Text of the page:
Several doctors who treated Germanwings co-pilot Andreas Lubitz before he intentionally crashed Flight 9525 in March felt he was unfit to fly but were unable to inform the airline of their findings because of German privacy laws, according to the French prosecutor leading the investigation into the tragedy.

The Associated Press reports that Marseille Prosecutor Brice Robin told reporters at a press conference today that Lubitz visited seven doctors in the weeks before the crash. Some of those doctors felt the pilot was unstable but “that information was not reported because of medical secrecy requirements,” according to Robin. The AP reports that “doctors risk prison if they disclose information about their patients to anyone unless there is evidence they intend to commit a serious crime or harm themselves.”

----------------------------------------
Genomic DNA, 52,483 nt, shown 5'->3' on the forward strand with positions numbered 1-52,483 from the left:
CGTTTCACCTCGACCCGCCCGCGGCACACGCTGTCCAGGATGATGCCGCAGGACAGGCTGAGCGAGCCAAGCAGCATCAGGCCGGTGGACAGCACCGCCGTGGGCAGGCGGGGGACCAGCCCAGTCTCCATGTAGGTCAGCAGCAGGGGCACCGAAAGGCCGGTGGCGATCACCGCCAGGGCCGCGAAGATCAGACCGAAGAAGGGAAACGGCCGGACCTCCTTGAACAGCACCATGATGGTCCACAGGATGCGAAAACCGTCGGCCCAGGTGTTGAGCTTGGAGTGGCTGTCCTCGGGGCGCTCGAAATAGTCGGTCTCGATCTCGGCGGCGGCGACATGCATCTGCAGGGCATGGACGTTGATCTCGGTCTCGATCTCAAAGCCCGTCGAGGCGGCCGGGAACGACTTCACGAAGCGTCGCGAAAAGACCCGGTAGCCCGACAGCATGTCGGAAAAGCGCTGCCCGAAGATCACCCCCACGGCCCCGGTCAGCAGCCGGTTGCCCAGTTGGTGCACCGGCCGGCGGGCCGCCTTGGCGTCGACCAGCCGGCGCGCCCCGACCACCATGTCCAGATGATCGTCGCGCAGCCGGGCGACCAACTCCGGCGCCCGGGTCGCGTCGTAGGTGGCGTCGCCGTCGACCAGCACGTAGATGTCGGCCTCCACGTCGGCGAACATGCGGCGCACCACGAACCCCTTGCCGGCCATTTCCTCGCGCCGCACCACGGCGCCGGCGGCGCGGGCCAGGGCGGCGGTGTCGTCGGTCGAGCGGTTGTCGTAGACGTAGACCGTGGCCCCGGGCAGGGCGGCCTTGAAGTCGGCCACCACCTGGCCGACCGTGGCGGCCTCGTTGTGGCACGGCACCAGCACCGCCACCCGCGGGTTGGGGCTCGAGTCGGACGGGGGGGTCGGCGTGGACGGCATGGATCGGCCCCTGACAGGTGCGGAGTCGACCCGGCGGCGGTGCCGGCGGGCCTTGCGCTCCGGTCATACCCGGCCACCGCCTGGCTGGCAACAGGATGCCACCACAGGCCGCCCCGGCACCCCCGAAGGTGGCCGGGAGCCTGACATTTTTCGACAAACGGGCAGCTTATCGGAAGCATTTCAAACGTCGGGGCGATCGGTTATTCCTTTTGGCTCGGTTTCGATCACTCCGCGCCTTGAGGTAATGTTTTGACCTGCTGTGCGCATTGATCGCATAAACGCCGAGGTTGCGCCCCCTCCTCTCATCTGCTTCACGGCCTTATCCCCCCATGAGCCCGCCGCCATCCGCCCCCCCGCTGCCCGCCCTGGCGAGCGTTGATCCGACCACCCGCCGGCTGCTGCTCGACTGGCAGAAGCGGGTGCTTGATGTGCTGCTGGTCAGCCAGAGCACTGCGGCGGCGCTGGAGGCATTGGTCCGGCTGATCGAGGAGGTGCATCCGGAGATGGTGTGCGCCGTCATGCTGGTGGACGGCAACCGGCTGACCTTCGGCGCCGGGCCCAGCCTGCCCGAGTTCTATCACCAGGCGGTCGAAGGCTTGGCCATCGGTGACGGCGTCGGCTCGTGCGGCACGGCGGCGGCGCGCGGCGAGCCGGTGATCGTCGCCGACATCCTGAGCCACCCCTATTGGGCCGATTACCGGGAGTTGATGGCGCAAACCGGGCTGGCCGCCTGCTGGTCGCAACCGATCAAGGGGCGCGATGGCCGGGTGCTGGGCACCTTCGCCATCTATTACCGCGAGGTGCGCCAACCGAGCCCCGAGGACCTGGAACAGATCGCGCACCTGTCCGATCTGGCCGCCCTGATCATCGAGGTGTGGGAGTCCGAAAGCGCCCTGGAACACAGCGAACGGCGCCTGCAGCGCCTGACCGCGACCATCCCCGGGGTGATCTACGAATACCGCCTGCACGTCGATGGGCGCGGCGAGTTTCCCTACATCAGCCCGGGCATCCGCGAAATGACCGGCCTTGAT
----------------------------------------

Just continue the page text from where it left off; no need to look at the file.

Robin also said Lubitz had seen 41 doctors over the past five years, and that he suffered from vision problems and feared blindness. From Sky News:

Lubitz saw things 30% darker than normal and also experienced bright flashes, reporters were told.

Doctors could not establish whether or not his condition was psychosomatic.

The 27-year-old pilot locked his captain out of the cockpit and intentionally crashed the Germanwings flight into the French Alps, killing all 150 people on board.

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